Well we are off and zooming with our first “Learn with Margie” Zoom Rounds last night!
We had an excellent turnout with a diverse group of veterinarians, technicians and nurses from Australia and New Zealand, with incredible knowledge and experience. There were excellent questions posed and lots of robust discussion which included evidence from the literature as well as the benefit of experience. I was impressed with the group’s engagement and willingness to contribute to the discussion.
What I learned! That zoom participants, including me 😉, should mute their microphones when someone else is talking!! We would have all heard everything much better. I also learned that I have muting and unmuting powers as the host! With Zoom there was a natural lag in speaking and hearing, plus the time to mute/un-mute ourselves and the active “chat feed” running off to the side with energised conversation, meant my multi-tasking skills were really put to the test. Ultimately what I learned is that it’s Ok to go a bit slower, and it’s good for me! I really appreciate this and will learn to manage a space that isn’t quite as responsive as face-to-face small group discussion, and under the circumstances is a really good thing and allows us to share our experience.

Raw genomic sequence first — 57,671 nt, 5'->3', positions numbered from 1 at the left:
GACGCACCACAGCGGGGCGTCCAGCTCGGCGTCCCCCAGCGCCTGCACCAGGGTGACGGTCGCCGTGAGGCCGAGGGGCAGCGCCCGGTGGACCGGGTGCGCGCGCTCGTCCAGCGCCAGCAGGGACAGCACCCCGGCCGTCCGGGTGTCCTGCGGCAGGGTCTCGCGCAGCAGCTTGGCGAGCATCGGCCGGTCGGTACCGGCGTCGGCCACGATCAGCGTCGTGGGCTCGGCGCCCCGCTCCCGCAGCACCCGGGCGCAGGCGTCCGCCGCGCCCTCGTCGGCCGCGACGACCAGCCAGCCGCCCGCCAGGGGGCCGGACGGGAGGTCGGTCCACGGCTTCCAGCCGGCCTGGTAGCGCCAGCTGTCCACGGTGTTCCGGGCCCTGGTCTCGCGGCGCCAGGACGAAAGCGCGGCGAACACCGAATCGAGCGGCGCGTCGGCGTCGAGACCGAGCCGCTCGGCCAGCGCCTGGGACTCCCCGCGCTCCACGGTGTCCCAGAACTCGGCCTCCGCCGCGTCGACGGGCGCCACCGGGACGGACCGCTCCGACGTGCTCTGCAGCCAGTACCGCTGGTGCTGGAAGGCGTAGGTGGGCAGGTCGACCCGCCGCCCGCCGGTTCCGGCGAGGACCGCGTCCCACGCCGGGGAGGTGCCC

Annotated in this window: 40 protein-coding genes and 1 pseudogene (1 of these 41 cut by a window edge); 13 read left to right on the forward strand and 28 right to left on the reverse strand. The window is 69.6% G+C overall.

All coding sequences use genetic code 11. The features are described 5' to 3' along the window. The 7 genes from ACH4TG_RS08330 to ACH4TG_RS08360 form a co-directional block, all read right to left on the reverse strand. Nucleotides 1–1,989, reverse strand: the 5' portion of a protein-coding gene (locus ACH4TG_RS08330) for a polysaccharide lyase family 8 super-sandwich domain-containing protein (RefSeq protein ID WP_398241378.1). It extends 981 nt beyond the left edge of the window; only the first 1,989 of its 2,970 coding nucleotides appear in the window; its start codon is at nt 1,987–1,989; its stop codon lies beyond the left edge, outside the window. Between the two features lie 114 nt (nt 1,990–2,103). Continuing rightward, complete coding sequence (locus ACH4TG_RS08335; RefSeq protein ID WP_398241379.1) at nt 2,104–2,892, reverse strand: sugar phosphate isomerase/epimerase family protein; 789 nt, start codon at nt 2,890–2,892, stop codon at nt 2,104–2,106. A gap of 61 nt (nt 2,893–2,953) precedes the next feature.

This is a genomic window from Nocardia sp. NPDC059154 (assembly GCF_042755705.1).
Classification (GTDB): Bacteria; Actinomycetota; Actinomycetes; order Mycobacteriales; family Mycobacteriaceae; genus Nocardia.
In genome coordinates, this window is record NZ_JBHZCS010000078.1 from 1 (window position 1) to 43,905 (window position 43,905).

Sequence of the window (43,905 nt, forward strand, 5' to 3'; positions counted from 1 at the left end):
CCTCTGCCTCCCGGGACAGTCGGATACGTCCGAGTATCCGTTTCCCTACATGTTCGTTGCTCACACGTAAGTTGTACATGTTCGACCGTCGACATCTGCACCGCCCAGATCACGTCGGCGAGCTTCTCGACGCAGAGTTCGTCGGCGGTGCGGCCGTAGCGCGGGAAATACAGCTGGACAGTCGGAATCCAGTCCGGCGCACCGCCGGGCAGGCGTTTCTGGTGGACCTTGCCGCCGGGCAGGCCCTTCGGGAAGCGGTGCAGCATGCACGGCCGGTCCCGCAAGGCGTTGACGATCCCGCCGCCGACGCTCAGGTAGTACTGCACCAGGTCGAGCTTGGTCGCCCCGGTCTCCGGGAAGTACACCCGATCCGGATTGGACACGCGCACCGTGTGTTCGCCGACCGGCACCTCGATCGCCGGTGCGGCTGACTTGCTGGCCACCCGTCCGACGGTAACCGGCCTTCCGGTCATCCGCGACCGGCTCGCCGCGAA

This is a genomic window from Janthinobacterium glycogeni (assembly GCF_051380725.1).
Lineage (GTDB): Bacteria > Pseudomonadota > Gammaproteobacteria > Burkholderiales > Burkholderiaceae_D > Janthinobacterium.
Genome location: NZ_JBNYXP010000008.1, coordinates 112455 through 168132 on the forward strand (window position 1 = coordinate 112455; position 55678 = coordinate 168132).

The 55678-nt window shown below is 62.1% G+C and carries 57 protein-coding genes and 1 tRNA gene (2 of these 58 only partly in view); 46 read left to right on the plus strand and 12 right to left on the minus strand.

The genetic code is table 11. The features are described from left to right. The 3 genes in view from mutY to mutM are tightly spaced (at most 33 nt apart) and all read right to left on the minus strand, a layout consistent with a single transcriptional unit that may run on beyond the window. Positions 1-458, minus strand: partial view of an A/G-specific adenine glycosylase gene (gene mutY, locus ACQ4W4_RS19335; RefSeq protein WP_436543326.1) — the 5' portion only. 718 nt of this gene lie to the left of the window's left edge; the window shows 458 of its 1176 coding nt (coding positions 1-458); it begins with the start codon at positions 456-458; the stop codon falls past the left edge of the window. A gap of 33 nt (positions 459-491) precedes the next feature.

Slowing down and smelling the roses has been one very positive thing for me during this isolation time. In a time and space when it feels like there is very little that is positive to dwell on, I will take the small things and appreciate them.
Back to our Zoom Rounds last night!
I think this medium lends itself to topics for discussion with a short PowerPoint out front, followed by a clinical case discussion where people can share ideas and experiences and knowledge. Again, this would be ideal for bringing cases associated with the topic to the table for discussion in a safe space.
And I am very excited to plan this and provide notes ahead of the Zoom rounds, for us to reference and apply the evidence. We are already onto planning next week’s Zoom rounds focusing on the Geriatric Anaesthesia. So, keep an eye open for when registrations open.
I was thrilled that so many veterinary technicians and nurses joined the discussion and their contribution was impressive too. We are hatching ideas and plans for technician and nurse continuing education all the time, because you are integral part of the clinical team and it is so good to work with you.
Signing off, I’m Margie McEwen and I am passionate about being on a journey of Lifelong Learning and I would love you to join me!
Registrations are open for the next Zoom Round on Wednesday 8th April.
Places are limited so click here to reserve your place
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